Real and financial assets will remain relatively attractive as long as real interest rates remain negative.
China real estate: a regime change
China’s real estate trends deserve a standalone analysis, given their specific features and relevance in shaping financial market trends. The real estate sector is a key pillar of the Chinese economy, accounting for some 30% of GDP, including upstream and downstream sectors. The sector generates almost 50% of fiscal revenue for the local government and it is a store of wealth for Chinese people. The sector is systemically important for the country’s stability and its economy and has been in consolidation mode since the introduction of the Three Red Line policies in 2020, whose key goals are reducing financial leverage and preventing the market from overheating. The operating environment for real estate companies was already difficult based on a confluence of factors:
- Slowdown of the overall economy;
- Margin pressures triggered by cost inflation and weaker selling prices;
- Funding pressures for developers;
- Increased mortgage costs for consumers; and
- A restrictive policy stance.
Since H2 2021, the deterioration in fundamentals of China’s real estate market has accelerated. Housing sales fell 22.1%YoY in January-February 2022, after dropping 18.7% YoY in Q4 and 14.1% YoY in Q3 2021, driving up inventories. The volume of land transactions contracted by 42.3%YoY in January-February against a fall of 25.3% YoY in Q4. Besides, property investments and construction decelerated, weighing on cement, rebar (reinforcing steel) and glass production.
Policy changes are under way
Financial regulators have stepped in since October 2021 to accelerate loan disbursement and address mortgage approvals. Governments have given developers more access to pre-sale funds in escrow accounts. As credit events begun to hurt household demand, more local governments joined the easing camp, loosening housing purchase restrictions and lowering down payment ratios. However, we think the leadership will unwaveringly decouple the Chinese economy from the housing sector in the long run. In the People’s Bank of China’s (PBoC) own words, “while forestalling and defusing ‘Gray Rhino’ risks in the real estate sector and achieving the stable and healthy development of the real estate market, it also drives the structural transformation and high-quality development of China’s economy, and lowers the overall financial risks.” Adhering to the principle that housing is for living in and not for speculation, China has entered a new era of housing regulations, no longer using the sector as a countercyclical tool to boost the economy. The current policy framework regulates all key stakeholders. It will be too complacent for markets to expect an abolishment of the Three Red Lines policies or housing loan caps in the banking sector, despite the increasing cases of restructuring among private developers.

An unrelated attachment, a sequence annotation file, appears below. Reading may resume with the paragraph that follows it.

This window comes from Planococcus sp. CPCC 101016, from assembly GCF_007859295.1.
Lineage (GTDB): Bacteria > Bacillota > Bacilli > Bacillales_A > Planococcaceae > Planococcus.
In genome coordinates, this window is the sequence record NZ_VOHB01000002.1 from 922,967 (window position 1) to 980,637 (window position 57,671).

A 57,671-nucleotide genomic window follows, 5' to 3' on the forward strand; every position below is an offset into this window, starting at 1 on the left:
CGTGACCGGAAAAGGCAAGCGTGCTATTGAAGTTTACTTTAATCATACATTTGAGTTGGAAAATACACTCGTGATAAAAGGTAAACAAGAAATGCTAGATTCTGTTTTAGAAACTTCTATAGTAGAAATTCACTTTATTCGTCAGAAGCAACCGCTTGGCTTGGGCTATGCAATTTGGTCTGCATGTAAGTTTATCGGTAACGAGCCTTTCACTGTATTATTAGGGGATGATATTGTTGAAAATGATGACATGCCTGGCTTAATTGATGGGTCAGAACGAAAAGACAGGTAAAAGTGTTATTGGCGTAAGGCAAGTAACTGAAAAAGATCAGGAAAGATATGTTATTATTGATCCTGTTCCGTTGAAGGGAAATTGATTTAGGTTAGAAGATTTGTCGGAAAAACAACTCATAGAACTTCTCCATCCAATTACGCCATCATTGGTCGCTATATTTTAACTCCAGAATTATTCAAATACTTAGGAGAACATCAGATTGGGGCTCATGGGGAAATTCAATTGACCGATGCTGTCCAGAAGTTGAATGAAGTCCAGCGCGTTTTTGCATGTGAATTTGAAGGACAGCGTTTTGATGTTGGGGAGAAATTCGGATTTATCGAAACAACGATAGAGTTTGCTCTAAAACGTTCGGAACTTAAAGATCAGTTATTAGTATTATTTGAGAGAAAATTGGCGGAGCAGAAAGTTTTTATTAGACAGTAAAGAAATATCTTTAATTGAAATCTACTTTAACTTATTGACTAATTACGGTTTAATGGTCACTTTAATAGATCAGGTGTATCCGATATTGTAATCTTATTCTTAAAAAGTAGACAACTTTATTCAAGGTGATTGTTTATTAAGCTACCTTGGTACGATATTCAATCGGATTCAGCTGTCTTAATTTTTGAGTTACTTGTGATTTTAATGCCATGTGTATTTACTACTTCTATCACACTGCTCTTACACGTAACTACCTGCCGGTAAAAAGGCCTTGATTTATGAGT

China’s real estate sector has been in consolidation mode since the introduction of the Three Red Line policies in 2020. Key policy objectives were to reduce financial leverage and prevent the market itself from overheating.